Being located in Oshkosh, EAA Chapter 252 has always had a strong connection to aviation great Steve Wittman. It is only fitting, then, for Chapter 252 to have the opportunity to build a replica of Wittman and Bill Brennand’s Buster racer for the EAA Aviation Museum.
The build project was put into motion when an old friend of Wittman’s named Dave Broadfoot donated Buster’s original wings to EAA in 2015. Chapter 252 is currently working on welding together the replica’s fuselage and the wings have been coated with Poly-Brush, but it took climbing over a uniquely challenging hurdle to get to this point: Buster wasn’t built from a set of plans.
In fact, Buster is a direct descendent of and shares the same airframe as Wittman’s Chief Oshkosh race plane, but the two bear little resemblance.
“Steve Wittman started with some wood two-by-fours on the floor, and he would build his planes by beginning to cut the tubing and welding it up,” said Jim Casper, Chapter 252’s historian. “When it got done, there’s your plane.”
Wittman originally built Chief Oshkosh in the 1930s and flew it in races until it crashed in 1938. He was unable to salvage the airplane in time for the 1939 racing season, and shortly after that air racing was put on hold as attention was focused on World War II efforts. Following the war, Wittman teamed up with Brennand to rebuild Chief Oshkosh originally for some fun personal flying, and then for the new Goodyear trophy race standards.
This involved removing the airplane’s large four-cylinder Menasco engine and replacing it with an 85-hp Continental, and building a larger, safer set of wings for an airplane with a minimum weight of 500 pounds. These changes resulted in a drastically different looking machine, and Wittman and Brennand named this new airplane Buster.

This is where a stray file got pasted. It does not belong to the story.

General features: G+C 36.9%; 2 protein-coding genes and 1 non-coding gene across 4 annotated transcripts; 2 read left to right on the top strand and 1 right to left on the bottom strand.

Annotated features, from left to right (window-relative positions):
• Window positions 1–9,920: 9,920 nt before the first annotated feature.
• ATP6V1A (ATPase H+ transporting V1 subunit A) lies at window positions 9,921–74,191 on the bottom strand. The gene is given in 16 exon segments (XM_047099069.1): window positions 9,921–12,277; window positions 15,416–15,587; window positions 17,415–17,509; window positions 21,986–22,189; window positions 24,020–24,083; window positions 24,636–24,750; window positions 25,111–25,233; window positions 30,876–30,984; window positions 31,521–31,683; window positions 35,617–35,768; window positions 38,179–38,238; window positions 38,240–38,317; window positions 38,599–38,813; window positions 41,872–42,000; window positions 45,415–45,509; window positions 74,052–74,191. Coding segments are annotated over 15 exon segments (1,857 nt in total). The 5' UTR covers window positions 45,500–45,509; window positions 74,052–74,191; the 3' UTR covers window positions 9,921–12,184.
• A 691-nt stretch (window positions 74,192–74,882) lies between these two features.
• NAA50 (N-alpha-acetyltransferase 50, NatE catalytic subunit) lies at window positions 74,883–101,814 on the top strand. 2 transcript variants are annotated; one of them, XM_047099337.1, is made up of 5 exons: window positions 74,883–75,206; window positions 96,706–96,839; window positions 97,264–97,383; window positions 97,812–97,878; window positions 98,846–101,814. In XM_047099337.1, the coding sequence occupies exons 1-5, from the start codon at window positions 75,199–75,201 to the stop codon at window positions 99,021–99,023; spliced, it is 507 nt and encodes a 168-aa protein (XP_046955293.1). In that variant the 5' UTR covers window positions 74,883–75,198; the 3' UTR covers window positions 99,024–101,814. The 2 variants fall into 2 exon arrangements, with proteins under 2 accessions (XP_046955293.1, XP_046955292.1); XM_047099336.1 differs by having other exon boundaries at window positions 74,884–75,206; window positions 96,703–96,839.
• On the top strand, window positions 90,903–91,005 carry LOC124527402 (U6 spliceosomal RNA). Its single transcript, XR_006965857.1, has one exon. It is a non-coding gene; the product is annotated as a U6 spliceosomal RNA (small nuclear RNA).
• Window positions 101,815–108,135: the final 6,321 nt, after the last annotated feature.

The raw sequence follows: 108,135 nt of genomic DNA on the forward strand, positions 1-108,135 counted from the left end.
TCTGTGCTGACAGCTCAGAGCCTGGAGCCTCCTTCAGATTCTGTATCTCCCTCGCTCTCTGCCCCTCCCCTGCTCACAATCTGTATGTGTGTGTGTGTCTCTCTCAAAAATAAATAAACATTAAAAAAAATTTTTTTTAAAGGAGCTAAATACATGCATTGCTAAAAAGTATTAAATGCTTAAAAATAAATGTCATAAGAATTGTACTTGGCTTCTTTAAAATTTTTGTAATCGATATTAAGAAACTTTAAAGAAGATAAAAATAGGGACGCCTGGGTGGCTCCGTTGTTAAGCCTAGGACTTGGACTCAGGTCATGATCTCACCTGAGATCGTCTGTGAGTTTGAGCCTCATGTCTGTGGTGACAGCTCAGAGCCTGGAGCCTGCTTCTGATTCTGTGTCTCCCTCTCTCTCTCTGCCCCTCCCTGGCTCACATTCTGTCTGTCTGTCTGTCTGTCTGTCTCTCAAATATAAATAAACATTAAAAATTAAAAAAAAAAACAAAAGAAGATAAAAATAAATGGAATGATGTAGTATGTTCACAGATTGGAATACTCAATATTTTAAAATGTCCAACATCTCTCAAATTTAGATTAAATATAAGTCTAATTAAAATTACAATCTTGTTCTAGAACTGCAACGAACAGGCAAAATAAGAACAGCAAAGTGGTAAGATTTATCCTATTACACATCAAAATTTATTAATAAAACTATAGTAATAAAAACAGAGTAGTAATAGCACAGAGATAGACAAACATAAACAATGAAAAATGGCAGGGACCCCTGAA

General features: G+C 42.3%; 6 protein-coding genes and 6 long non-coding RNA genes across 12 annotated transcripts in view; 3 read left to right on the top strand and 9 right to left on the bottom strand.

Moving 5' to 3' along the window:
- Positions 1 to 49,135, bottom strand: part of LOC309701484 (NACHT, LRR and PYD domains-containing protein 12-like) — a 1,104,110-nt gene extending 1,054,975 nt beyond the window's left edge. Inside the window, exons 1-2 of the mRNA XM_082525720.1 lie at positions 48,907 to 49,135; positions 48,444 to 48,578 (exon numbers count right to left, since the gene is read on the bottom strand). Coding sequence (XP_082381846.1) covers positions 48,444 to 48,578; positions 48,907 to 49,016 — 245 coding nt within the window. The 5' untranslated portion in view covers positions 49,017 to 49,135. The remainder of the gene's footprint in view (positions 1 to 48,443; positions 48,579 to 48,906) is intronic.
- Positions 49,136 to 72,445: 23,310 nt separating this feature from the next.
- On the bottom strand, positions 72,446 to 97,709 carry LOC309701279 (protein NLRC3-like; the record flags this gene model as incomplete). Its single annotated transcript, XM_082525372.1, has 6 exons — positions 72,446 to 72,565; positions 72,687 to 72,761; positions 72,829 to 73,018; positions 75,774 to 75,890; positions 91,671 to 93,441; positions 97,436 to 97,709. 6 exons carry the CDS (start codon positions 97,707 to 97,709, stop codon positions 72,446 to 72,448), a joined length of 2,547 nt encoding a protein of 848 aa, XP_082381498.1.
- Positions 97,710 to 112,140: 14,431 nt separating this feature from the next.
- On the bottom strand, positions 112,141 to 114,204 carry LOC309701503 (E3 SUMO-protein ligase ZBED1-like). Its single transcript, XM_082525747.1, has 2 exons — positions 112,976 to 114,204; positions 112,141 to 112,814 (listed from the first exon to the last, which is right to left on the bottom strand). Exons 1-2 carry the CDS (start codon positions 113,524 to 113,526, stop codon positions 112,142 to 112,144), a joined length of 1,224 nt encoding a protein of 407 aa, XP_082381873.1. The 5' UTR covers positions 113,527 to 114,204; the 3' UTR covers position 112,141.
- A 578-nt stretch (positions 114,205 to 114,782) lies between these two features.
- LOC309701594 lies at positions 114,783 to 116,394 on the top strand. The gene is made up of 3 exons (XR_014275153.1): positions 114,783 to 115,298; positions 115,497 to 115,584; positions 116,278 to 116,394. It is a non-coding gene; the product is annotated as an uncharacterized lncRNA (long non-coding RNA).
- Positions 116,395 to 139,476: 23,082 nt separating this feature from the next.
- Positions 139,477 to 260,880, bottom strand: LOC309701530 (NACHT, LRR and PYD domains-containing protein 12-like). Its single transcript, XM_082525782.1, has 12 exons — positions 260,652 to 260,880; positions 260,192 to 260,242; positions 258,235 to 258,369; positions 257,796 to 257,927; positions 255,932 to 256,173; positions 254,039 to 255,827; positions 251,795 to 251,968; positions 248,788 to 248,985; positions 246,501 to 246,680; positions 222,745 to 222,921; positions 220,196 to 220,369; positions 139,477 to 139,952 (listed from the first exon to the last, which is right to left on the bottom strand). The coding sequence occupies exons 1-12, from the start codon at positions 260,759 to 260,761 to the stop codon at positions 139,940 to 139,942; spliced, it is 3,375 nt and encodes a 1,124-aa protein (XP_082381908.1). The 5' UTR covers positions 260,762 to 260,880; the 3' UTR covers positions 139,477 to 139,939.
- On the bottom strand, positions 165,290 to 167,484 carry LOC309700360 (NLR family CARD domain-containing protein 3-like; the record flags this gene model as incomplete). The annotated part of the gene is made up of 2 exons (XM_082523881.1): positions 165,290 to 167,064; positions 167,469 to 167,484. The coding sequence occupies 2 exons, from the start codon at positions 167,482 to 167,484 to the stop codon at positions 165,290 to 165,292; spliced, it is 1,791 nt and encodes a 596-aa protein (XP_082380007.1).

In 1947, Brennand flew Buster in its first Goodyear trophy competition, taking first place. Wittman and Brennand tinkered with their design during the off season for the next two years, taking first place again in the 1949 Goodyear races. This model of Buster is what Chapter 252 is now working to replicate. The original airplane with the modifications it featured during its last race in 1954 now hangs in the Smithsonian National Air and Space Museum.
“Each part is unique, and Buster was done in several areas in a very unique way that is not normal for the average little aircraft of that size that was built in those years and later,” Jim said, comparing uncovering details about the aircraft’s structure to an archeological dig. “So that’s been an adventure and it’s drawn out the project for us.”
Luckily, the chapter has been able to receive firsthand guidance from Brennand, who still lives in the area and has a sharp memory. The aim is to make this build as close to the original as possible, but Jim said the chapter is doing one big thing differently.
“It’s at our chapter hangar here on a table, the way you normally do a fuselage — not the way Steve did it, just throwing stuff on the floor and working on it from there,” he said with a laugh. “It’s got a bunch of chocks that hold the tubes in the right position getting it ready to be welded.”
Once the build is complete, the Buster replica will be hung in the racing aircraft section of EAA’s museum and pay homage to some of Brennand’s accomplishments.
“There is very little of anything to do with Bill Brennand in the museum,” Jim said. “This would be a chance to have something of his in the museum. He had a storied career flying and racing, and he rebuilt a Stinson Tri-Motor and had it here at convention for a string of years. I always tell people if our chapter wasn’t named the Steve Wittman chapter, it would probably be the Bill Brennand chapter.”
Follow updates on Buster’s build at www.eaa252.org.